Field Guide To Shipping Containers

In the 1950s, trucking magnate Malcom McLean changed the world when he got frustrated enough with the speed of trucking and traffic to start a commercial shipping company in order to move goods up and down the eastern seaboard a little faster. Within ten years, containers were standardized, and the first international container ship set sail in 1966. The cargo? Whisky for the U.S. and guns for Europe. What was once a slow and unreliable method of moving all kinds of whatever in barrels, bags, and boxes became a streamlined operation — one that now moves millions of identical containers full of unfathomable miscellany each year.

When I started writing this, there was a container ship stuck in the Suez canal that had been blocking it for days. Just like that, a vital passage became completely clogged, halting the shipping schedule of everything from oil and weapons to ESP8266 boards and high-waist jeans. The incident really highlights the fragility of the whole intermodal system and makes us wonder if anything will change.

A rainbow of dry storage containers. Image via xChange

Setting the Standard

We are all used to seeing the standard shipping container that’s either a 10′, 20′, or 40′ long box made of steel or aluminum with doors on one end. These are by far the most common type, and are probably what come to mind whenever shipping containers are mentioned.

These are called dry storage containers, and per ISO container standards, they are all 8′ wide and 8′ 6″ tall. There are also ‘high cube’ containers that are a foot taller, but otherwise share the same dimensions. Many of these containers end up as some type of housing, either as stylish studios, post-disaster survivalist shelters, or construction site offices. As the pandemic wears on, they have become so much in demand that prices have surged in the last few months.

Although Malcom McLean did not invent container shipping, the strict containerization standards that followed in his wake prevent issues during stacking, shipping, and storing, and allow any container to be handled safely at any port in the world, or load onto any rail car with ease. Every bit of the container is standardized, from the dimensions to the way the container’s information is displayed on the end. At most, the difference between any two otherwise identical containers is the number, the paint job, and maybe a few millimeters in one dimension.

Standard as they may be, these containers don’t work for every type of cargo. There are quite a few more types of shipping containers out there that serve different needs. Let’s take a look at some of them, shall we?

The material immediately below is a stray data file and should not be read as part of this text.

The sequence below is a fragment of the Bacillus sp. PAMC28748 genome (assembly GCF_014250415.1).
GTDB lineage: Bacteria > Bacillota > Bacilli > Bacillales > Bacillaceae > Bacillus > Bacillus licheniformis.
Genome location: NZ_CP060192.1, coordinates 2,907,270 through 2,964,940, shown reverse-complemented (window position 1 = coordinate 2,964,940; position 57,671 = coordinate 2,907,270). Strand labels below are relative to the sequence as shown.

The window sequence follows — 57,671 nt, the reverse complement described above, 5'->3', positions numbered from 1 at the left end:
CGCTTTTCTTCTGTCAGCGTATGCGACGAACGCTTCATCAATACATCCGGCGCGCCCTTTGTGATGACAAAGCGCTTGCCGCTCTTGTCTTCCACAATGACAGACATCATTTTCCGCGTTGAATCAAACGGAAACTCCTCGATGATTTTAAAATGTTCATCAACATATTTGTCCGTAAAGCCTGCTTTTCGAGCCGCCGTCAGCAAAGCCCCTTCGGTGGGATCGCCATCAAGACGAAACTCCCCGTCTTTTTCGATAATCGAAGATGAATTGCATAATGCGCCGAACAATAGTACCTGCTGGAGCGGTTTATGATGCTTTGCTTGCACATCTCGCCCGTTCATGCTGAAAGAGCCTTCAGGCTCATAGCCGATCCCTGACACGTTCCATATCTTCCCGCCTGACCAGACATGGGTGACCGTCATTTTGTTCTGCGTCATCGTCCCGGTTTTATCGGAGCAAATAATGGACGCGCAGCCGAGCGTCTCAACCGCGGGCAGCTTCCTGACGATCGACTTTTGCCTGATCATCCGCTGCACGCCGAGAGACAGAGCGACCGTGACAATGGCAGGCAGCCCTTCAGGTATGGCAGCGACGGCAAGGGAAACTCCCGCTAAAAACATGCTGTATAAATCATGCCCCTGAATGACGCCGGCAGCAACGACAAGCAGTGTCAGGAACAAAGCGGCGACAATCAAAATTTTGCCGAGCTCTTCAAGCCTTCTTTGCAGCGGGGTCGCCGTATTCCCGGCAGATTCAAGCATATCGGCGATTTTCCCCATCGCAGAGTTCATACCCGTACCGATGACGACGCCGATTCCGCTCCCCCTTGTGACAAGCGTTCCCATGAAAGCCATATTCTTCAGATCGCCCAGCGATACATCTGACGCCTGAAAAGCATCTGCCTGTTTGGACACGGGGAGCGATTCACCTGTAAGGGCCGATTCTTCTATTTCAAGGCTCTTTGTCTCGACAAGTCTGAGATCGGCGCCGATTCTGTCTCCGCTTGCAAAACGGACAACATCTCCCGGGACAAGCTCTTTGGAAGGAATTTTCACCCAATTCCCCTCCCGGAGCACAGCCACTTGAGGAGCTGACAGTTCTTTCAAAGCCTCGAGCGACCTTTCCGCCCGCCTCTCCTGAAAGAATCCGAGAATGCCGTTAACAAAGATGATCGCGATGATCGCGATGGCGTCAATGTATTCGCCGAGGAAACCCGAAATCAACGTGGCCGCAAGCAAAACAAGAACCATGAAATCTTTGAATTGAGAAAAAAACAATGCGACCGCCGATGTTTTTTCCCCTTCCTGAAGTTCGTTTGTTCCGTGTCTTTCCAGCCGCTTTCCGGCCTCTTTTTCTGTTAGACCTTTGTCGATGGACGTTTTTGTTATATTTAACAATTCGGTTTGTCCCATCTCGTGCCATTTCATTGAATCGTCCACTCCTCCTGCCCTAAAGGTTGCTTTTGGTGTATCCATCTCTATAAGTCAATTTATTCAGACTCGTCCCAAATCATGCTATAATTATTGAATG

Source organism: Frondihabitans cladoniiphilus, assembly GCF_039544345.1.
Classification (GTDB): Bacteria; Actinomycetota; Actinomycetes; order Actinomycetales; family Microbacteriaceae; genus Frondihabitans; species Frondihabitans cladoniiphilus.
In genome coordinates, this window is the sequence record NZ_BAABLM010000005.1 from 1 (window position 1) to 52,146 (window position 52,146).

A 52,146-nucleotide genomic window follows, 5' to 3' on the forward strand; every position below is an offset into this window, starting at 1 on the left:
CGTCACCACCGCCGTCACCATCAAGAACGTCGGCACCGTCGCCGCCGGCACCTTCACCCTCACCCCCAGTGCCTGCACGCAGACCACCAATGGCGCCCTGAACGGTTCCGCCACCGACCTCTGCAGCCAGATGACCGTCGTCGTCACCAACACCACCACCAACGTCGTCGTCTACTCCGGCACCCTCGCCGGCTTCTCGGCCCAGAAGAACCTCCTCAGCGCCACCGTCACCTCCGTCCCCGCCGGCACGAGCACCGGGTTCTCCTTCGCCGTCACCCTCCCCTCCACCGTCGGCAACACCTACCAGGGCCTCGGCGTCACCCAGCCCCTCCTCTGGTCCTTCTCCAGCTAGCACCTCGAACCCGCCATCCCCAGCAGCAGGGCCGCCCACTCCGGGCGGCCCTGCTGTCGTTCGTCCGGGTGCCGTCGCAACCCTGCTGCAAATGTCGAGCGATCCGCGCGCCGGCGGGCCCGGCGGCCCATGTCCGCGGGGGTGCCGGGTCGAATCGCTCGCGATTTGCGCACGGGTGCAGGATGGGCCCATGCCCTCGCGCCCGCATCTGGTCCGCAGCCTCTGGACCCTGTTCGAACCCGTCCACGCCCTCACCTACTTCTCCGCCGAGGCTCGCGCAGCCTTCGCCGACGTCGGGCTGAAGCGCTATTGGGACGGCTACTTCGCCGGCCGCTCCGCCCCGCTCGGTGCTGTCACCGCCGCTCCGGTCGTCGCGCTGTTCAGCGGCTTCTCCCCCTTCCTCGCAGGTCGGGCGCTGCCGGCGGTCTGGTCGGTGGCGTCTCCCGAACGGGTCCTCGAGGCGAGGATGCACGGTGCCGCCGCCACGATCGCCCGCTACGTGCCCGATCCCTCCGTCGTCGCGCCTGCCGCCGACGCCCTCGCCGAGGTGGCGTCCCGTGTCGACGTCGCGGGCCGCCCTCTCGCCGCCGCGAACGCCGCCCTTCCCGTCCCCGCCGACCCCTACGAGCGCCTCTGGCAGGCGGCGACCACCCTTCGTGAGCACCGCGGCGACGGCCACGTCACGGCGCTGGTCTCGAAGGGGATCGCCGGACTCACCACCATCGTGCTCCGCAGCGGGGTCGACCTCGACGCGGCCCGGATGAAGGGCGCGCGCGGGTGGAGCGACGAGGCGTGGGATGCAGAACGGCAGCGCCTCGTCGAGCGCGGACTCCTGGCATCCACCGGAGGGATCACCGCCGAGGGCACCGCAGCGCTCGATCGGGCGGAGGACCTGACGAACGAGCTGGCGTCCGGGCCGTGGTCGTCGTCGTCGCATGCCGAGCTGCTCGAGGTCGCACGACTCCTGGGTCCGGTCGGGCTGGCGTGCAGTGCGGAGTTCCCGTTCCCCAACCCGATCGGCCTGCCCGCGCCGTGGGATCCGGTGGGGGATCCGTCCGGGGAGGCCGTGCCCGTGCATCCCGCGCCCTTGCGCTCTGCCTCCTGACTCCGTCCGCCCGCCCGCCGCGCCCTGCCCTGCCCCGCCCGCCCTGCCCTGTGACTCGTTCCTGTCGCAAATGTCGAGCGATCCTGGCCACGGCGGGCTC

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Lightweight OS For Any Platform

Linux has come a long way from its roots, where users had to compile the kernel and all of the other source code from scratch, often without any internet connection at all to help with documentation. It was the wild west of Linux, and while we can all rely on an easy-to-install Ubuntu distribution if we need it, there are still distributions out there that require some discovery of those old roots. Meet SkiffOS, a lightweight Linux distribution which compiles on almost any hardware but also opens up a whole world of opportunity in containerization.

The operating system is intended to be able to compile itself on any Linux-compatible board (with some input) and yet still be lightweight. It can run on Raspberry Pis, Nvidia Jetsons, and x86 machines to name a few, and focuses on hosting containerized applications independent of the hardware it is installed on. One of the goals of this OS is to separate the hardware support from the applications, while being able to support real-time tasks such as applications in robotics. It also makes upgrading the base OS easy without disrupting the programs running in the containers, and of course has all of the other benefits of containerization as well.

It does seem like containerization is the way of the future, and while it has obviously been put to great use in web hosting and other network applications, it’s interesting to see it expand into a real-time arena. Presumably an approach like this would have many other applications as well since it isn’t hardware-specific, and we’re excited to see the future developments as people adopt this type of operating system for their specific needs.

Thanks to [Christian] for the tip!